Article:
Uganda’s central bank lowered its Central Bank Rate (CBR) by 100 basis points to 9.0 percent, saying it believes “the benign inflation outlook provides room for a reduction in the policy rate to support economic growth.”
It is Bank of Uganda’s (BOU) first rate change since it raised the rate by the same amount in October 2018, returning its key rate to the level it was between February 2018 and October that year.
BOU sharply lowered its inflation forecast.
“The economy continues to grow but at a slowing rate,” BOU said, noting gross domestic product slowed in the first half of 2019 from the second half of 2018 and the Composite Index of Economic Activity (CIEA) points to moderation of economic activity in the first quarter of the current 2019/20 financial year, which began July 1.
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Uganda’s GDP eased to annual growth of 5.4 percent in the second calendar quarter from 5.6 percent in the first quarter and in August BOU Governor Emmanuel Tumusiime-Mutebile had forecast growth in 2019/20 of 6.0 to 6.3 percent.
“The outlook is uncertain, particularly as a result of the unfavorable global economy,” BOU said, adding a combination of widening fiscal and current account deficits could exert pressure on lending interest rates, leading to a further decline in economic growth.
Inflation in Uganda has been decelerating in the last three months and headline inflation fell to 1.9 percent in September from 2.1 percent in August, partly driven by a stronger shilling, moderating domestic demand and lower food prices.
Core inflation fell to 2.5 percent in September from 4.9 percent in June.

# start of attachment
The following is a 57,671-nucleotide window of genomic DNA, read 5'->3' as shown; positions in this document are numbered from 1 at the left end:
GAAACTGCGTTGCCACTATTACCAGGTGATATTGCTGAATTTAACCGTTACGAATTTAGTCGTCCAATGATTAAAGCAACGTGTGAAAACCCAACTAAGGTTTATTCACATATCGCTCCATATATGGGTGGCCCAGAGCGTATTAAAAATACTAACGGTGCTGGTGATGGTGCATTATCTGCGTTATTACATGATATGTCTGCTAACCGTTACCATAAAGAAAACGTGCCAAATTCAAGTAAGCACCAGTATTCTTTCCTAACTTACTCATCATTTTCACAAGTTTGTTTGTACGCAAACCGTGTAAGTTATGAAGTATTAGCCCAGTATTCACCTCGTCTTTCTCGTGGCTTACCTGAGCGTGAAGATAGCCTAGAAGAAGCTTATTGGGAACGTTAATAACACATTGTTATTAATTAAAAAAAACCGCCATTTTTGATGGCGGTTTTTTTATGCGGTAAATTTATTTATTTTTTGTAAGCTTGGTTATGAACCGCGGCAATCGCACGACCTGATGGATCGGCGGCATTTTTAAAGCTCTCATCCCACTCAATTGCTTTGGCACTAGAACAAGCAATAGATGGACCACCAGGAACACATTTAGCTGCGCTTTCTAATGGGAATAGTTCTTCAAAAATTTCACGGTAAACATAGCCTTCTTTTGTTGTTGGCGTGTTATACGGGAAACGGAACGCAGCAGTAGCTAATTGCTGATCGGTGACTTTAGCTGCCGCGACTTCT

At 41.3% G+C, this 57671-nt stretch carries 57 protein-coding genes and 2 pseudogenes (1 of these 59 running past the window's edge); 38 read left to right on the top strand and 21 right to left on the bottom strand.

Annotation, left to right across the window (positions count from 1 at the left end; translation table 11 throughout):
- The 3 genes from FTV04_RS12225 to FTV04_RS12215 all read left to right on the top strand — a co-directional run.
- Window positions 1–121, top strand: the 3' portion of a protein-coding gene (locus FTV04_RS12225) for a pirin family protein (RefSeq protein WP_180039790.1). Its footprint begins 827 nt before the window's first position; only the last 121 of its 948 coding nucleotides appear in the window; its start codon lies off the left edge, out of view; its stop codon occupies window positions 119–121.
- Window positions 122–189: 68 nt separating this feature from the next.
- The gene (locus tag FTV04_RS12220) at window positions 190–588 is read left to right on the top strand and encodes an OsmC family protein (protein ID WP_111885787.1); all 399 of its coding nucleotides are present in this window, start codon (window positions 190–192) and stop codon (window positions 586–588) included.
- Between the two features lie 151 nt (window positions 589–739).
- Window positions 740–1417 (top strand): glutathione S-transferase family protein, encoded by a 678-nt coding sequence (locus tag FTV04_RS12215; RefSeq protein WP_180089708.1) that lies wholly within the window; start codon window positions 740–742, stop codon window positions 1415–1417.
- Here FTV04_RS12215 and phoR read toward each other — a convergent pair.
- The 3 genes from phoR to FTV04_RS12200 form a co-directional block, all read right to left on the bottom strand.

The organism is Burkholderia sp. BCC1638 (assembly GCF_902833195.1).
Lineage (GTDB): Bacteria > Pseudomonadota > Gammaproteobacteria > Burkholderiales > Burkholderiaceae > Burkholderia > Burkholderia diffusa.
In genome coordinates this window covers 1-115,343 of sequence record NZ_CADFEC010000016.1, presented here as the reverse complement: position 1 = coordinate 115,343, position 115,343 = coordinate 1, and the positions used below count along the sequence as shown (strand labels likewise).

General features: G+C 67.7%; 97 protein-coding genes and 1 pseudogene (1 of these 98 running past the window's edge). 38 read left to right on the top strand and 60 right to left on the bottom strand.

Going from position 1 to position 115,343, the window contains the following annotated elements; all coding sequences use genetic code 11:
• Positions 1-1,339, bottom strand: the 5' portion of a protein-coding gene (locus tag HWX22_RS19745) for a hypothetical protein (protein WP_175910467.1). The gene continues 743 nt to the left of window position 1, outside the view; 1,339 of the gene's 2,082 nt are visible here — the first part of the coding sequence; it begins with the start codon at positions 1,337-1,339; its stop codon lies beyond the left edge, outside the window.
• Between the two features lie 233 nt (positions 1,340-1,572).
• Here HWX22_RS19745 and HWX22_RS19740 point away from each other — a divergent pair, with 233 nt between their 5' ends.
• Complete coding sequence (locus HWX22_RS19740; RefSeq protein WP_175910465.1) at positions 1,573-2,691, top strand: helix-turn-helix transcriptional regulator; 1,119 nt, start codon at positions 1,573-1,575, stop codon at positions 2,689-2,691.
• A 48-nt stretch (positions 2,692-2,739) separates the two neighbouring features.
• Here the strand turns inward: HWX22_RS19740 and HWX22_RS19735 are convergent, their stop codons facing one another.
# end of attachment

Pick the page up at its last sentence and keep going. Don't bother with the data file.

BOU lowered its forecast for core inflation to remain below its 5.0 percent target until the fourth quarter of 2020, with the risks to the downside and inflation forecast to converge to the target in the medium term, or over 2-3 years as demand side pressures remain subdued and the exchange rate is expected to remain relatively stable.
The Bank of Uganda released the following statement:
“Bank of Uganda (BoU) has in the October 2019 Monetary Policy Committee (MPC) meeting decided to reduce the Central Bank Rate (CBR) by 1 percentage point to 9 percent in response to the expected path of macroeconomic indicators and the international economic environment.
The economy continues to grow but at a slowing rate. Economic activity seems to have slackened in the first half of 2019 compared to the second half of 2018. Indeed, the recently released quarterly GDP estimates by Uganda Bureau of statistics (UBOS) indicate that GDP growth slowed in the second half of Financial Year (FY) 2018/19. In addition, the BoU’s high frequency indicator of economic activity, the Composite Index of Economic activity (CIEA), points to a moderation of economic activity in the first quarter of FY 2019/20. The outlook is uncertain, particularly as a result of the unfavourable global economy. Moreover, a combination of widening fiscal and current account deficits, coupled with public sector domestic financing needs, could exert pressure on the lending interest rates leading to further moderation of economic growth.
The Consumer Price Index (CPI) data for September 2019, released by UBOS, indicates that inflation remained subdued. Annual headline and core inflation declined to 1.9 percent and 2.5 percent, respectively from 2.1 percent and 2.7 percent in August 2019. The decline in inflation was in part driven by a relatively stronger shilling, moderation of domestic demand and lower food prices. Food crops inflation declined from minus 1.4 percent in August 2019 to minus 3.0 percent in September 2019. However, Energy Fuel and Utilities (EFU) inflation rose to 2.5 percent in September 2019 from 1.0 percent in August 2019.
The BoU believes that the benign inflation outlook provides room for a reduction in the policy rate to support economic growth. The economy still has spare capacity and lower interest rates will help reduce the output gap. Against this backdrop, the BoU has decided to reduce the CBR by 100 basis points to 9 percent. The band on the CBR will remain at +/-3 percentage points and the margin on the rediscount rate and bank rate will remain at 4 and 5 percentage points on the CBR, respectively. Consequently, the rediscount rate and the bank rate have been set at 13 percent and 14 percent, respectively.
Going forward, the BoU will continue to monitor emerging price and output developments to ensure that monetary policy decisions remain consistent with price stability while being supportive of sustained non- inflationary economic growth over the medium term.”